Social Exchange Theory: Critique
In everyday interactions, people are always striving to have a positive experience among those whom they interact with. Social Exchange Theory (SET) is based on the notion that people think about their relationships in economic terms (West 186). People will consider the cost of being in that relationship and compare them to the rewards they receive from that same relationship. Cost would consist of any negative elements of the relationship, such as effort put into the relationship. Rewards would consist of any positive elements in the relationships, such as comfort. Social Exchange theorists argue that people assess their relationships in terms of cost and rewards (Rosenfeld 1284). Every relationship will require some time and effort on part of the participants. The Social Exchange theory explains how people will determine if their relationship is worth continuing. This is called the value of relationship. The theory argues you can calculate this value by the rewards minus costs. Positive relationships are ones with a positive value, the rewards outweigh the costs. Negative relationships are ones with a negative value, the costs outweigh the rewards. The Social Exchange theory provides evidence to be able to predict that a worth of a current relationship influences its outcomes. Positive relationships are expected to continue, while negative relationships will probably end.
Social Exchange theories are based upon several important factors about human nature and the nature of relationships (Heath 103). SET is based off a metaphor, relationships are like economic exchanges. Many assumptions stem from the notion that people view life and relationships as a marketplace. First, SET states that humans seek rewards and avoid punishment. People’s behaviors are motivated by internal desires. Peoples just want to please themselves. This entire process is rewarding. This is a main point of the Social Exchange theory because it helps us understand why people feel the drive to spend time together. Another crucial point of SET is hat humans are rational beings. As people will collect all the information given to them, they will calculate the costs and rewards of a given situation and behave accordingly. This also implies that when no reward behaviors are available, people will choose the last costly decision. Lastly, Social Exchange Theory assumes the standards people use to evaluate costs and rewards vary over time and from person to person. No one standard can be applied to everyone to determine what is a cost and what is a reward. This is an extremely important consideration because SET will be forced to continually be update.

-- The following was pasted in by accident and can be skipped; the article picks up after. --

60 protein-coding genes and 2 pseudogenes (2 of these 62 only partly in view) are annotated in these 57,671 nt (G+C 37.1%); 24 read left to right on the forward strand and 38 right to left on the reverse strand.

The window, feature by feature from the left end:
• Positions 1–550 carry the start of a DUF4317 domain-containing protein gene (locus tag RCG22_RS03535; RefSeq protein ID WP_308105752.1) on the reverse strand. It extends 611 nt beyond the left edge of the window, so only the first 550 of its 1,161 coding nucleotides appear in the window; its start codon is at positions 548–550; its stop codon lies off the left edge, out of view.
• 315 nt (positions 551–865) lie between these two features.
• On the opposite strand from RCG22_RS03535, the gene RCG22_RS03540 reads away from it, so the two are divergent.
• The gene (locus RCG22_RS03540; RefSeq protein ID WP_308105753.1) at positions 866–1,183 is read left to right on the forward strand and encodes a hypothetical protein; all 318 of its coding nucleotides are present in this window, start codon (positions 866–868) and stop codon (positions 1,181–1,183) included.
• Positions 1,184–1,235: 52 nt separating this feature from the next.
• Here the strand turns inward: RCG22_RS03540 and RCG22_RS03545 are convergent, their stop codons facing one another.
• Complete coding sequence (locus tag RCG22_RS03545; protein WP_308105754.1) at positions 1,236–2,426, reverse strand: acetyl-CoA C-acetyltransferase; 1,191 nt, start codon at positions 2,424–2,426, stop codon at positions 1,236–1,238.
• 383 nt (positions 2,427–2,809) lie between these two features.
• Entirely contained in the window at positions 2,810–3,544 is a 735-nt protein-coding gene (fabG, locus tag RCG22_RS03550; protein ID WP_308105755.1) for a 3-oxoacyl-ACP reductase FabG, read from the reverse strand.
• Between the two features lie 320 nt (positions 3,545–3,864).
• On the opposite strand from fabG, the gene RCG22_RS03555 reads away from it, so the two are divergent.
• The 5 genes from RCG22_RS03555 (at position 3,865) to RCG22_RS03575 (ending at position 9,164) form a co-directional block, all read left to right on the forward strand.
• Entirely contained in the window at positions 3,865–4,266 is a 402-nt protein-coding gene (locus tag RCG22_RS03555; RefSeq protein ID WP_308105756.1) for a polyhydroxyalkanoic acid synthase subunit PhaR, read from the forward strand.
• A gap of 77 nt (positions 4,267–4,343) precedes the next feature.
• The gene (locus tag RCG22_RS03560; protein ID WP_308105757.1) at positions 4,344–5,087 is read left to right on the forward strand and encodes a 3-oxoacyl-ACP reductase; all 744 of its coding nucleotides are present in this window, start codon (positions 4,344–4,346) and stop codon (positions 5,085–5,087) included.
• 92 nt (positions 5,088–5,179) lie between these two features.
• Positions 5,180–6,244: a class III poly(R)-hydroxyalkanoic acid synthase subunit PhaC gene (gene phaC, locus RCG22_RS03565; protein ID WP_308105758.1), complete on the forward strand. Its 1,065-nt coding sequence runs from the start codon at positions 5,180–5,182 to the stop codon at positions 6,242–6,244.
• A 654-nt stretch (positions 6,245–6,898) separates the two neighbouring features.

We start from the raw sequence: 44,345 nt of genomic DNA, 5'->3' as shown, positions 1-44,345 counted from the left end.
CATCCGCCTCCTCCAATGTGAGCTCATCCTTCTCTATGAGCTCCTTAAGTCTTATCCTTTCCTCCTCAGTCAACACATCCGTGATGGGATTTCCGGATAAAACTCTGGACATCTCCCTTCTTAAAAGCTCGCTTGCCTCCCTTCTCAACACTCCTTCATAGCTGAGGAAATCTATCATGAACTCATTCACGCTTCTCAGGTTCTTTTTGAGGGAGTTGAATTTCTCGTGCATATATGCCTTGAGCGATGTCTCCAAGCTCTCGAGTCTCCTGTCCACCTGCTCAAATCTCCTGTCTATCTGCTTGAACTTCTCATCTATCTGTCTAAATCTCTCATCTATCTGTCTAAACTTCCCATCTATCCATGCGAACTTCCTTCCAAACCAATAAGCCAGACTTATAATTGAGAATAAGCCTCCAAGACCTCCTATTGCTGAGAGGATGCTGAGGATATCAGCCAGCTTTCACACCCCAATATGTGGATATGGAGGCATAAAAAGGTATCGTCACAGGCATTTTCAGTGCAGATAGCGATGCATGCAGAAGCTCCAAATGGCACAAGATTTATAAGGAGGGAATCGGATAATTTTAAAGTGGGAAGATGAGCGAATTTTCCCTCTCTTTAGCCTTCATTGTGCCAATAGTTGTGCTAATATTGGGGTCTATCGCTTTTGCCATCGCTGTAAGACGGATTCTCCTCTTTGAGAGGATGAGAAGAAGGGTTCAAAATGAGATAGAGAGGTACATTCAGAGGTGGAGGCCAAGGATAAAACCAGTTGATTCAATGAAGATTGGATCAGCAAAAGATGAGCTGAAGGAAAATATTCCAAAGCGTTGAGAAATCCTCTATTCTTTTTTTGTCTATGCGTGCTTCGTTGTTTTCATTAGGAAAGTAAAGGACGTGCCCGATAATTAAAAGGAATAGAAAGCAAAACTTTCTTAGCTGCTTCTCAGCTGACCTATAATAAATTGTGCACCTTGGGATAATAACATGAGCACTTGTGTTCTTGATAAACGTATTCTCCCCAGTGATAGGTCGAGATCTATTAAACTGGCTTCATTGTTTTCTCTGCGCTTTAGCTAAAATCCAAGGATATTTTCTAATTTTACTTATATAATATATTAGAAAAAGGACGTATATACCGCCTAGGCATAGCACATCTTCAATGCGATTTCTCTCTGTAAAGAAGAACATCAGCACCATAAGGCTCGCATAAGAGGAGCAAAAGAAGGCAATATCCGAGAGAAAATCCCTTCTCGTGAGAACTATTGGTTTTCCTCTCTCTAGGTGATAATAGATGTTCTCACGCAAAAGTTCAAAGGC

Although Social Exchange Theory has generated a great amount of research, and is very heuristic it does have its doubters and has received some serious criticisms. There are four major critiques of the theory that need to be reviewed.